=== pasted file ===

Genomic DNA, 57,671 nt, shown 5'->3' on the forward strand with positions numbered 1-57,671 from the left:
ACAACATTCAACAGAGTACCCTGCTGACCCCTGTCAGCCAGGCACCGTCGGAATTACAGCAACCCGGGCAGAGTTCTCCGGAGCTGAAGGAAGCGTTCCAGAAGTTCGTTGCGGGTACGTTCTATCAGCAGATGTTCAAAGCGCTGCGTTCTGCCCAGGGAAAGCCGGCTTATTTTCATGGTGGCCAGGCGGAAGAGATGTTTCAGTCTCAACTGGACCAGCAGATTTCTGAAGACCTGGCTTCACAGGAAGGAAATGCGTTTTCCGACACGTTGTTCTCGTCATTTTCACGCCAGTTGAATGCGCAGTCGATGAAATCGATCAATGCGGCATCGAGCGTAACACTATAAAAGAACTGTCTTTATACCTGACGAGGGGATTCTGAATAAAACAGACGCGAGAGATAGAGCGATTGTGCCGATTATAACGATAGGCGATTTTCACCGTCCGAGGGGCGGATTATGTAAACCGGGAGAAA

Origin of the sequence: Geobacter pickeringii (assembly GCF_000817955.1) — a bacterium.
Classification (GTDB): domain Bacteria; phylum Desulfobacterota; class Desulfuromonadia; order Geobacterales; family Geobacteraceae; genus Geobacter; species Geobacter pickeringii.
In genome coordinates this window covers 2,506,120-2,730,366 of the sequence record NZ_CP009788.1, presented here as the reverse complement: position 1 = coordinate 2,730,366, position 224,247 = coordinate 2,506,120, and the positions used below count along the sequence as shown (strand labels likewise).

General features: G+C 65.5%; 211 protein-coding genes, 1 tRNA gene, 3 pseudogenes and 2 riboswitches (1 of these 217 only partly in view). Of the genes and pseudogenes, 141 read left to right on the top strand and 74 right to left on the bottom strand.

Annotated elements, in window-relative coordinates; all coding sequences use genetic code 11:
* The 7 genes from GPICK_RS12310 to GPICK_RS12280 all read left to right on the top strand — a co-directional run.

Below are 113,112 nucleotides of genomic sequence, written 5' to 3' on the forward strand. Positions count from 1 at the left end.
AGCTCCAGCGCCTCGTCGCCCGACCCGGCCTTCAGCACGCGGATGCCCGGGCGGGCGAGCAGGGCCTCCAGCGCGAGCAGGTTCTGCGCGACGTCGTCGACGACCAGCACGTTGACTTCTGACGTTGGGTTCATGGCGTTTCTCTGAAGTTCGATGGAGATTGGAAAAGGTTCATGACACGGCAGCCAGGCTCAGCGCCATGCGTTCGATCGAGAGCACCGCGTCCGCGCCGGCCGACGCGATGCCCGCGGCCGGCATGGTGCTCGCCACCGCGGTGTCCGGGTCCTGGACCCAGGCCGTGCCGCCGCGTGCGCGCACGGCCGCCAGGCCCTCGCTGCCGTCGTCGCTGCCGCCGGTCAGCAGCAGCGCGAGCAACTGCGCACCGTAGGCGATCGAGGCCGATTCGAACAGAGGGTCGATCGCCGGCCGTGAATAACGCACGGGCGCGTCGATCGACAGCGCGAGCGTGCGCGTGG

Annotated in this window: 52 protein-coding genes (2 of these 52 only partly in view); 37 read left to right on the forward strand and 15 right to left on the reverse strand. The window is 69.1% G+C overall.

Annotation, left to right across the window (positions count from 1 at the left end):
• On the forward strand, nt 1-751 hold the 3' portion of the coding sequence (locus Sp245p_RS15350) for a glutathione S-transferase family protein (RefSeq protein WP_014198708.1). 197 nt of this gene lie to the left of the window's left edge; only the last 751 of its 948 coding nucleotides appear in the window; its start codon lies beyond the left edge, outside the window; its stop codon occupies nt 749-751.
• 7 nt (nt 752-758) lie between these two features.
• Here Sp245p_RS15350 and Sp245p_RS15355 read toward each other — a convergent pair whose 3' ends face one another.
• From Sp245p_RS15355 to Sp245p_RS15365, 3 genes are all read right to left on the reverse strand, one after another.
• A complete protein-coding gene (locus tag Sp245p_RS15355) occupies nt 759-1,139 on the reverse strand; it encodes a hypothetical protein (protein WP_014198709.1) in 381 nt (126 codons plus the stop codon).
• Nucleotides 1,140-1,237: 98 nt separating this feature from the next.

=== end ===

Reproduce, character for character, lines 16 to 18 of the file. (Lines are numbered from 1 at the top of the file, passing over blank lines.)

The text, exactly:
• From Sp245p_RS15355 to Sp245p_RS15365, 3 genes are all read right to left on the reverse strand, one after another.
• A complete protein-coding gene (locus tag Sp245p_RS15355) occupies nt 759-1,139 on the reverse strand; it encodes a hypothetical protein (protein WP_014198709.1) in 381 nt (126 codons plus the stop codon).
• Nucleotides 1,140-1,237: 98 nt separating this feature from the next.